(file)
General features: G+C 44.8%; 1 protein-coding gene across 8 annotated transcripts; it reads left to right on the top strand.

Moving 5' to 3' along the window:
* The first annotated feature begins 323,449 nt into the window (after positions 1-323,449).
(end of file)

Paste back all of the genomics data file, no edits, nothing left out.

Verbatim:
General features: G+C 44.8%; 1 protein-coding gene across 8 annotated transcripts; it reads left to right on the top strand.

Moving 5' to 3' along the window:
* The first annotated feature begins 323,449 nt into the window (after positions 1-323,449).